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Ontario Wetland Conservation Discussion Paper – EBR 012-4464

Sustainable management of natural resources such as forests, soils, water, wetlands and fisheries are at the heart of conservation, and these resources are the building blocks for green cities, energy production, agriculture, water supply and sanitation systems.  Relatively stable ecosystems and species dynamics are indicative of sustainable resource use, and conservation science has been broadening this knowledge to buffer ecosystems and species from negative climate change impacts.

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Ontario Provincial Fish Strategy – 2015


Ontario’s fisheries resources are an important part of its biodiversity, and contribute to the province’s economic, social, and environmental well-being.  This document, Ontario’s Provincial Fish Strategy: Fish for the Future, sets out a practical and strategic framework for managing Ontario’s fisheries resources from 2015 forward.

Sewage Bypass Alert – City of Sudbury

The City of Sudbury recently passed a unanimous Council Motion to implement a Sewage Bypass Alert, whereby the public will be informed in real time when there is a sewage bypass or spill at any of their 13 wastewater treatment facilities. Sewage bypasses are becoming more frequent due to the extreme rain events associated with climate change, and this contaminated freshwater could pose a risk to residents who take their drinking water or swim downstream of these facilities.   Ontario Rivers Alliance also made a request to the Ministry of Environment and Climate Change, in October of 2014, to incorporate this important public safety measure into policy throughout the province.  All Sewage Bypass Alerts will be posted on the City of Greater Sudbury website here.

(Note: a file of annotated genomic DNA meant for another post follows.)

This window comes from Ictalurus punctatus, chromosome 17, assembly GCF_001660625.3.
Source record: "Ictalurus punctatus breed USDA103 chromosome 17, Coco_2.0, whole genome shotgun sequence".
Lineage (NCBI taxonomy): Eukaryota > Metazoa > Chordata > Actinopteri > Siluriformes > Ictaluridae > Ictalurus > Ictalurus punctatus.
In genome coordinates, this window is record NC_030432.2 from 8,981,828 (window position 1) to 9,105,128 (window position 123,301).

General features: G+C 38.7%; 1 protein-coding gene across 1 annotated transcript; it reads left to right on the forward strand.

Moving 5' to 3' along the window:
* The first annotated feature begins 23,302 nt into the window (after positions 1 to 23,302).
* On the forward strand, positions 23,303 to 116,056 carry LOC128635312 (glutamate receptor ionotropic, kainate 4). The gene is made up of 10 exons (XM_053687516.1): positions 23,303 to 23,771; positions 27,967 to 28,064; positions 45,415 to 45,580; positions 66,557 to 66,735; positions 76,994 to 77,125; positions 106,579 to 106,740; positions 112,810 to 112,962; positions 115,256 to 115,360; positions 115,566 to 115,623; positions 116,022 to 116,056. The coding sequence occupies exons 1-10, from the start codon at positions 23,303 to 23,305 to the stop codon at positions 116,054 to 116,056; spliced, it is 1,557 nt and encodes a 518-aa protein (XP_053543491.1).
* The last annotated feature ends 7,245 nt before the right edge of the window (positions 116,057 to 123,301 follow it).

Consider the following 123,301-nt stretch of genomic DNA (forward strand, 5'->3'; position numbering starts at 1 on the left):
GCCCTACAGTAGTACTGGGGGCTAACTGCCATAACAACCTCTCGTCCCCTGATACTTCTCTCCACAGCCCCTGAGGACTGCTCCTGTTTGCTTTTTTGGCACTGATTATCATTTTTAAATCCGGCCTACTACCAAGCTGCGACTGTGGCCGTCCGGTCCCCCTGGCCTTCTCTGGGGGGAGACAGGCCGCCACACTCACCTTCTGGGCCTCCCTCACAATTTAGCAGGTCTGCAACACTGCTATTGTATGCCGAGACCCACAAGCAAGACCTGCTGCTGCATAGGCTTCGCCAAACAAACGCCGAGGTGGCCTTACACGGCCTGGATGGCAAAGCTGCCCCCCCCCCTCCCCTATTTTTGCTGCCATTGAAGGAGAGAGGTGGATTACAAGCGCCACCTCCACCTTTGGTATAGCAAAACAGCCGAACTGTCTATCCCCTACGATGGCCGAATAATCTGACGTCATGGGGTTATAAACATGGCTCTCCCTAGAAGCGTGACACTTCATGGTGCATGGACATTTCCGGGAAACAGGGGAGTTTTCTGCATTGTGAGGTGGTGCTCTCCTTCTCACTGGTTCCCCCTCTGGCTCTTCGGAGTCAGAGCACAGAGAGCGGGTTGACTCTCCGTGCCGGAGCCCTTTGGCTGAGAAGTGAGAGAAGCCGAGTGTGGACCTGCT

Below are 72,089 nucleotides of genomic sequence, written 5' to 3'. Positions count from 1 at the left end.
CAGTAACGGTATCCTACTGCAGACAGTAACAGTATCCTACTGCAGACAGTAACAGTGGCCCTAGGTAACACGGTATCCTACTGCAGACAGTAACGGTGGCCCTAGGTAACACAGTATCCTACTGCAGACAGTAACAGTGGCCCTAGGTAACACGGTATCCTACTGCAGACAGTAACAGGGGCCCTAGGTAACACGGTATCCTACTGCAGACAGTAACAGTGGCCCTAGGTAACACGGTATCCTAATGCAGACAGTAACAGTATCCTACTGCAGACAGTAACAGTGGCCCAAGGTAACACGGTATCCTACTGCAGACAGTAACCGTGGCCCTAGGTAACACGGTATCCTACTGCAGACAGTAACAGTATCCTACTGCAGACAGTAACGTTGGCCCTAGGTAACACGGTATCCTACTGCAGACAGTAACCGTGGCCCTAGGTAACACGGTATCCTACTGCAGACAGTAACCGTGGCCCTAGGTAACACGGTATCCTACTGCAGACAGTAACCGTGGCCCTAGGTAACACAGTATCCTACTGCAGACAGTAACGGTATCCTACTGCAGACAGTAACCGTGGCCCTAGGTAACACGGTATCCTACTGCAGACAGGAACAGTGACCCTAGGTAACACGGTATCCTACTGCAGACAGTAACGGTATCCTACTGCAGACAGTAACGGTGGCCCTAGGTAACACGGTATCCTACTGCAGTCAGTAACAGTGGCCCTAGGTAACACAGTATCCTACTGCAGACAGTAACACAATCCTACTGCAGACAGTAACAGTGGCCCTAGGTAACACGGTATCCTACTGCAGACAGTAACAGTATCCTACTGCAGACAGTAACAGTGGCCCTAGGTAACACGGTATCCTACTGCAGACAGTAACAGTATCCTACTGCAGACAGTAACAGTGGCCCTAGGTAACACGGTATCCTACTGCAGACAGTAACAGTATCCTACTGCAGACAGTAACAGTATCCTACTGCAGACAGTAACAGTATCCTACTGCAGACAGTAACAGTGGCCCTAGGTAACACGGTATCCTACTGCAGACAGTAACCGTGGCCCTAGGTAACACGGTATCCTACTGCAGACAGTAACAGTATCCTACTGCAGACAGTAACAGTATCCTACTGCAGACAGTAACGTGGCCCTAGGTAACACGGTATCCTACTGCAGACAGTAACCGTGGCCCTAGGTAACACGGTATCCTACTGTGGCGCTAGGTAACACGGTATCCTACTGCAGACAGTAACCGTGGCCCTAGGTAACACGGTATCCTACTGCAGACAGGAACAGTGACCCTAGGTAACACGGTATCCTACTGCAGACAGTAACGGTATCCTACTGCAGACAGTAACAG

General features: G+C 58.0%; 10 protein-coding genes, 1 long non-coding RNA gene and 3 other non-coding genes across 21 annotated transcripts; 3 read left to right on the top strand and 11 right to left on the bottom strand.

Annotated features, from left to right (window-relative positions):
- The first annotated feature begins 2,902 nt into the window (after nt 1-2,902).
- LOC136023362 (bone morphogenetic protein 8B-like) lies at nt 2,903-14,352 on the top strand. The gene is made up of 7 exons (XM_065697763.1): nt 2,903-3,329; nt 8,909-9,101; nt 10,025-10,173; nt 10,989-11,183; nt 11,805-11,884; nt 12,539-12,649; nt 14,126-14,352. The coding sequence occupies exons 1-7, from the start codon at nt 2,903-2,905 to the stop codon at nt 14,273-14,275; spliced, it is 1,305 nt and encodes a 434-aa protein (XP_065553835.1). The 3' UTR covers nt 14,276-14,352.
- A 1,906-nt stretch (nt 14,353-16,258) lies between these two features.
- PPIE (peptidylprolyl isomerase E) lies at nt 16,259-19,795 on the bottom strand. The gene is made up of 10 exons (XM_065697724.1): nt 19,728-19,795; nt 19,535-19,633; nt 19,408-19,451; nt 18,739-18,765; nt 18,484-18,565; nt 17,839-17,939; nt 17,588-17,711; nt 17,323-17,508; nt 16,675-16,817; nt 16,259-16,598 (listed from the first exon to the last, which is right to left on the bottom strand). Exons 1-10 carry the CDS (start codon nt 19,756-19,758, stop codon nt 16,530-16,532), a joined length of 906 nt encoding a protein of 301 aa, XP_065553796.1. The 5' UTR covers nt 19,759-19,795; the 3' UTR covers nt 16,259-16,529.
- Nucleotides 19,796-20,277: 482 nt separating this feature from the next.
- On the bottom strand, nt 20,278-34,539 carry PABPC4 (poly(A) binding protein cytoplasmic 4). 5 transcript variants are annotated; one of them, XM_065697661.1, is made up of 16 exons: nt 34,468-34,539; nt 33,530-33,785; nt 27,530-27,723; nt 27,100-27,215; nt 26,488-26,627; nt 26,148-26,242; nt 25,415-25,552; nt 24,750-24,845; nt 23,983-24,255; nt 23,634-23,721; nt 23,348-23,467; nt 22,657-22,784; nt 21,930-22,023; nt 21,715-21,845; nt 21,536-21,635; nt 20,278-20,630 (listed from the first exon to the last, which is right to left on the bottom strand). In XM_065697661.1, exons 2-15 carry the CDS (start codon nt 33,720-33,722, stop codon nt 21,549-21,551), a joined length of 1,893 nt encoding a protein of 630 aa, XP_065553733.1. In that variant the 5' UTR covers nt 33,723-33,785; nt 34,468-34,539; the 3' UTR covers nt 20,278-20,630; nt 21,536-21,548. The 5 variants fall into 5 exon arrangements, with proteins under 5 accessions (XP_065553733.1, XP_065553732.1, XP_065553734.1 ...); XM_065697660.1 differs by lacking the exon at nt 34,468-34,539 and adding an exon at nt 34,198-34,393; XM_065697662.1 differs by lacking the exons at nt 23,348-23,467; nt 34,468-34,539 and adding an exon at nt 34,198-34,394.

There are numerous Waste Water Treatment Facilities (WWTF) across the province releasing treated, untreated and partially treated effluent into streams and rivers that run through large and small communities that also rely on river water for their public and private drinking water and general household uses.  Increasing incidences of extreme rain events are making overflow and bypass of sewage a common and necessary strategy for many WWTF’s in Ontario.  ORA understand that in the short-term this is done in order to avoid back-ups into their treatment facilities as well as individual residences; however, in the long-term there must be a province-wide strategy to avoid untreated and partially treated releases of sewage effluent into the environment.

For example, in the Greater City of Sudbury, there are nine wastewater treatment facilities releasing treated, partially treated and untreated effluent into the Vermilion River watershed.  On 13 and 14 April, 262,999 m3, and again on 15 May, 59,778 m3, of partially treated sewage was released into the Vermilion River and its connecting lakes.  During 2013, 427,235 m3 of partially treated sewage was released through bypass and overflow from one Sudbury facility alone.   Many residences rely on the Vermilion River for their drinking water and  general household water usage, and public health and safety is placed at risk if untreated and/or partially treated sewage is present in their private water intakes or children and adults are swimming in affected river water.  There must be a standardized policy in place that sets out when and how the public is to be alerted when their water supply has been compromised.

ORA is confident that this is not an isolated problem, as very few WWTF were made to handle the extreme rain events that are becoming more and more prevalent with the effects of Climate Change.  The cumulative effects of numerous bypass and overflow events on the creeks and rivers feeding the Great Lakes also contribute to the prevalence of Cyanobacteria blooms on area lakes, as well as the Great Lakes.

The City of Kingston has a great model for other municipalities to follow through their Sewage Alert System and on-line Bypass Log which reports bypass and overflow incidents on their website.  Facebook and Twitter communications should also be utilized in an effective strategy.

The bottom line is that local downstream residents need to be notified at the earliest possible moment of any potential risk to their water source and/or their health and safety.  When an overflow or bypass is reported to the MOECC and local health unit, at the same time the public must also be notified through an alert so that precautions can be taken.

The City of Sudbury is now in the process of implementing this policy; however, we are awaiting a decision by MOECC on whether this policy will be implemented throughout all of Ontario.